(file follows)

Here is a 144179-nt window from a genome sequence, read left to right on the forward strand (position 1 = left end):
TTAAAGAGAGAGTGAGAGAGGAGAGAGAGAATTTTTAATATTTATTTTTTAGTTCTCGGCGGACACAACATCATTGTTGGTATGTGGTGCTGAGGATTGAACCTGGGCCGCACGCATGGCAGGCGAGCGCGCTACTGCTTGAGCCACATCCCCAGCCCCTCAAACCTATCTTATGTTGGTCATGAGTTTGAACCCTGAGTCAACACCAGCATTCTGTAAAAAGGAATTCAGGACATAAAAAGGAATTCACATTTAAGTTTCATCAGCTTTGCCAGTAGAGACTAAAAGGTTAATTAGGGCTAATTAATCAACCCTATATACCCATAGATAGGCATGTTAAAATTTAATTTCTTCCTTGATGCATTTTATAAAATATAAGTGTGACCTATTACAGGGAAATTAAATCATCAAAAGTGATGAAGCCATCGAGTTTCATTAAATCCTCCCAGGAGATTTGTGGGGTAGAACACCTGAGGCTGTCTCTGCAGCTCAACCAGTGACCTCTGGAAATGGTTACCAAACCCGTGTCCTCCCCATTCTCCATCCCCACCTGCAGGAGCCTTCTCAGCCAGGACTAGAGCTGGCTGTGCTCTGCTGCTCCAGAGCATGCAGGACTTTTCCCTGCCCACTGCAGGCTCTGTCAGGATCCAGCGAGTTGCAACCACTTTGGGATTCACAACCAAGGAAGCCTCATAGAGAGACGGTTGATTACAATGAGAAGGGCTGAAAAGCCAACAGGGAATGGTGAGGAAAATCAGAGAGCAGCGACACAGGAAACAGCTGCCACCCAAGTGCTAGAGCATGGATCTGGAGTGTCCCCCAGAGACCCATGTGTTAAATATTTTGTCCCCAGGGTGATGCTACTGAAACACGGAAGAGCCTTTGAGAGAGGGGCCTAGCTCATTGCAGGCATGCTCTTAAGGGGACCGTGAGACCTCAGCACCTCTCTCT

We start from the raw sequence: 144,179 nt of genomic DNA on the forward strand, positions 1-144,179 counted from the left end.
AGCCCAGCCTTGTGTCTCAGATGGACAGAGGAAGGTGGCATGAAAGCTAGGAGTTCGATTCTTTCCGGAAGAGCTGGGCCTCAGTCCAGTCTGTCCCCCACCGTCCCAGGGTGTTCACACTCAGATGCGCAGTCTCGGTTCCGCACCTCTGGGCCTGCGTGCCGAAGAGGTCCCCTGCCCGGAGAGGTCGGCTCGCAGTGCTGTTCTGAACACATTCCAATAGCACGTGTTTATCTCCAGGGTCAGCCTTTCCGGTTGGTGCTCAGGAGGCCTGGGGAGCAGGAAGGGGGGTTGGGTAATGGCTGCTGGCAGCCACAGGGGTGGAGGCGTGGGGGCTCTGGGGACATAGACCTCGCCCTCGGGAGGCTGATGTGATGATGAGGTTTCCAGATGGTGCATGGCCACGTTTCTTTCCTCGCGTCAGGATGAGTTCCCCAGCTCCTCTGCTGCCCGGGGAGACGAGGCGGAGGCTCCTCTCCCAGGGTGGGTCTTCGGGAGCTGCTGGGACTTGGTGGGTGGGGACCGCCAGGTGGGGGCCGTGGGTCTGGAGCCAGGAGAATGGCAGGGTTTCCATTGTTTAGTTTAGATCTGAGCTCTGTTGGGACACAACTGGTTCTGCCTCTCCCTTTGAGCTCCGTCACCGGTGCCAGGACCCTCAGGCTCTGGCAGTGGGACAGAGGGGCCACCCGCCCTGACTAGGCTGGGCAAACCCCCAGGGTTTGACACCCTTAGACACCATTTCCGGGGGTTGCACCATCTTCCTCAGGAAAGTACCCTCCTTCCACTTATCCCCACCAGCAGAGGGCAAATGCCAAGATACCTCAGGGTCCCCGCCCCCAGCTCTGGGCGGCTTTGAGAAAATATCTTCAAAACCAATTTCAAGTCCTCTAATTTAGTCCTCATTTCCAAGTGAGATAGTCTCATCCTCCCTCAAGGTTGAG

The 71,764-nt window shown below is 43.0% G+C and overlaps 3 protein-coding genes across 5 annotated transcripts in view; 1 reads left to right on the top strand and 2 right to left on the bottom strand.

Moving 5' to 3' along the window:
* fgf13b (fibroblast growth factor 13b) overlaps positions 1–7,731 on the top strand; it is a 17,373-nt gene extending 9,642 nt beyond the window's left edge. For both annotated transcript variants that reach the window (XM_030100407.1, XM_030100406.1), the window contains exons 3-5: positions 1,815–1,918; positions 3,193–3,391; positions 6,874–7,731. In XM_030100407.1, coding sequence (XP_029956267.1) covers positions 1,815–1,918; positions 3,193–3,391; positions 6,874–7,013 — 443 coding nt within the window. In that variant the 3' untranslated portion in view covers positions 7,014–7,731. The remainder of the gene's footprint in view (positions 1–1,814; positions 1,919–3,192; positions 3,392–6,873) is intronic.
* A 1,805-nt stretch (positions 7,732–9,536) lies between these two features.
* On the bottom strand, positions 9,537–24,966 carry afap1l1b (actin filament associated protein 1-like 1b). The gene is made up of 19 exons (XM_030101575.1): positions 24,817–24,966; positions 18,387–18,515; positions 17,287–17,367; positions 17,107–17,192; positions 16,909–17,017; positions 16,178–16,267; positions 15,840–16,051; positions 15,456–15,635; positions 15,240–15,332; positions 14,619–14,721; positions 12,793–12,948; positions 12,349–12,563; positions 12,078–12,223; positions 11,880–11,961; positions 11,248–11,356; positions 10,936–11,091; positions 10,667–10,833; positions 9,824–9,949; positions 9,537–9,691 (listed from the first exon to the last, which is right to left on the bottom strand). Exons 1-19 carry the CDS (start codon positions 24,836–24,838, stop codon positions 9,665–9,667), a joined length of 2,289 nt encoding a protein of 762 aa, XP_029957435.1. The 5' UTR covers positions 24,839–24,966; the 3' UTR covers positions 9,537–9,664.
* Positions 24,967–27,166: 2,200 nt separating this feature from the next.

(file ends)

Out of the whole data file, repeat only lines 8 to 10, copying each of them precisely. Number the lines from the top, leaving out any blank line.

* A 1,805-nt stretch (positions 7,732–9,536) lies between these two features.
* On the bottom strand, positions 9,537–24,966 carry afap1l1b (actin filament associated protein 1-like 1b). The gene is made up of 19 exons (XM_030101575.1): positions 24,817–24,966; positions 18,387–18,515; positions 17,287–17,367; positions 17,107–17,192; positions 16,909–17,017; positions 16,178–16,267; positions 15,840–16,051; positions 15,456–15,635; positions 15,240–15,332; positions 14,619–14,721; positions 12,793–12,948; positions 12,349–12,563; positions 12,078–12,223; positions 11,880–11,961; positions 11,248–11,356; positions 10,936–11,091; positions 10,667–10,833; positions 9,824–9,949; positions 9,537–9,691 (listed from the first exon to the last, which is right to left on the bottom strand). Exons 1-19 carry the CDS (start codon positions 24,836–24,838, stop codon positions 9,665–9,667), a joined length of 2,289 nt encoding a protein of 762 aa, XP_029957435.1. The 5' UTR covers positions 24,839–24,966; the 3' UTR covers positions 9,537–9,664.
* Positions 24,967–27,166: 2,200 nt separating this feature from the next.